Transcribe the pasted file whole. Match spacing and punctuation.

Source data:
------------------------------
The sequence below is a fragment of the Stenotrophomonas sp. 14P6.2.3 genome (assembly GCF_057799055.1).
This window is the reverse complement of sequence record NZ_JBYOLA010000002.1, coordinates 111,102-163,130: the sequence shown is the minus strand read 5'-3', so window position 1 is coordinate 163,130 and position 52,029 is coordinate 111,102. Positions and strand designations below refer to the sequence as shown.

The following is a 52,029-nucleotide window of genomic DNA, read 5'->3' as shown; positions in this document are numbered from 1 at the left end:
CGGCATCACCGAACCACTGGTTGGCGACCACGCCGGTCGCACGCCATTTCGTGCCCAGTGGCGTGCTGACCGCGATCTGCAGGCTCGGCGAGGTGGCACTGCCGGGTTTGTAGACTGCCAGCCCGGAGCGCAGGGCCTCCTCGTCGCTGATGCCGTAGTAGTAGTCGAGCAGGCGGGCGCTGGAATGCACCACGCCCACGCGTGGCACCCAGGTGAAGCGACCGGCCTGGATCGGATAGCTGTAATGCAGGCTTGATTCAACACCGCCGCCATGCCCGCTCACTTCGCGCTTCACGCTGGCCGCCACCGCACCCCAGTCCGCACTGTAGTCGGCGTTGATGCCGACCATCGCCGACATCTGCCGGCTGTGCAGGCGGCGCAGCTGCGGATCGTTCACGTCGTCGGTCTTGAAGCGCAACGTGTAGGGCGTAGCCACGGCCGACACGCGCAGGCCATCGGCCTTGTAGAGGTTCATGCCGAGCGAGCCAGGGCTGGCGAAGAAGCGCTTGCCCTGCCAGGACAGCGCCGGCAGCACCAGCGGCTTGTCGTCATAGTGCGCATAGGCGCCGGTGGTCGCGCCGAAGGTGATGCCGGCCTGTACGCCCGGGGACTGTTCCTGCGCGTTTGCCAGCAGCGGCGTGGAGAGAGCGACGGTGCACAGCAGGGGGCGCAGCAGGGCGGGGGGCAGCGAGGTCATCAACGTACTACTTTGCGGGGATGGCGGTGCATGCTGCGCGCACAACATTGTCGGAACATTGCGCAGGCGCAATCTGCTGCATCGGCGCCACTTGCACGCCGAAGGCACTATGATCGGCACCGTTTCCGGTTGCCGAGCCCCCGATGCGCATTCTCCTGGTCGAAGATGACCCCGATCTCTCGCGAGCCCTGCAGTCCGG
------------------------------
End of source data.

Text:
The sequence below is a fragment of the Stenotrophomonas sp. 14P6.2.3 genome (assembly GCF_057799055.1).
This window is the reverse complement of sequence record NZ_JBYOLA010000002.1, coordinates 111,102-163,130: the sequence shown is the minus strand read 5'-3', so window position 1 is coordinate 163,130 and position 52,029 is coordinate 111,102. Positions and strand designations below refer to the sequence as shown.

The following is a 52,029-nucleotide window of genomic DNA, read 5'->3' as shown; positions in this document are numbered from 1 at the left end:
CGGCATCACCGAACCACTGGTTGGCGACCACGCCGGTCGCACGCCATTTCGTGCCCAGTGGCGTGCTGACCGCGATCTGCAGGCTCGGCGAGGTGGCACTGCCGGGTTTGTAGACTGCCAGCCCGGAGCGCAGGGCCTCCTCGTCGCTGATGCCGTAGTAGTAGTCGAGCAGGCGGGCGCTGGAATGCACCACGCCCACGCGTGGCACCCAGGTGAAGCGACCGGCCTGGATCGGATAGCTGTAATGCAGGCTTGATTCAACACCGCCGCCATGCCCGCTCACTTCGCGCTTCACGCTGGCCGCCACCGCACCCCAGTCCGCACTGTAGTCGGCGTTGATGCCGACCATCGCCGACATCTGCCGGCTGTGCAGGCGGCGCAGCTGCGGATCGTTCACGTCGTCGGTCTTGAAGCGCAACGTGTAGGGCGTAGCCACGGCCGACACGCGCAGGCCATCGGCCTTGTAGAGGTTCATGCCGAGCGAGCCAGGGCTGGCGAAGAAGCGCTTGCCCTGCCAGGACAGCGCCGGCAGCACCAGCGGCTTGTCGTCATAGTGCGCATAGGCGCCGGTGGTCGCGCCGAAGGTGATGCCGGCCTGTACGCCCGGGGACTGTTCCTGCGCGTTTGCCAGCAGCGGCGTGGAGAGAGCGACGGTGCACAGCAGGGGGCGCAGCAGGGCGGGGGGCAGCGAGGTCATCAACGTACTACTTTGCGGGGATGGCGGTGCATGCTGCGCGCACAACATTGTCGGAACATTGCGCAGGCGCAATCTGCTGCATCGGCGCCACTTGCACGCCGAAGGCACTATGATCGGCACCGTTTCCGGTTGCCGAGCCCCCGATGCGCATTCTCCTGGTCGAAGATGACCCCGATCTCTCGCGAGCCCTGCAGTCCGG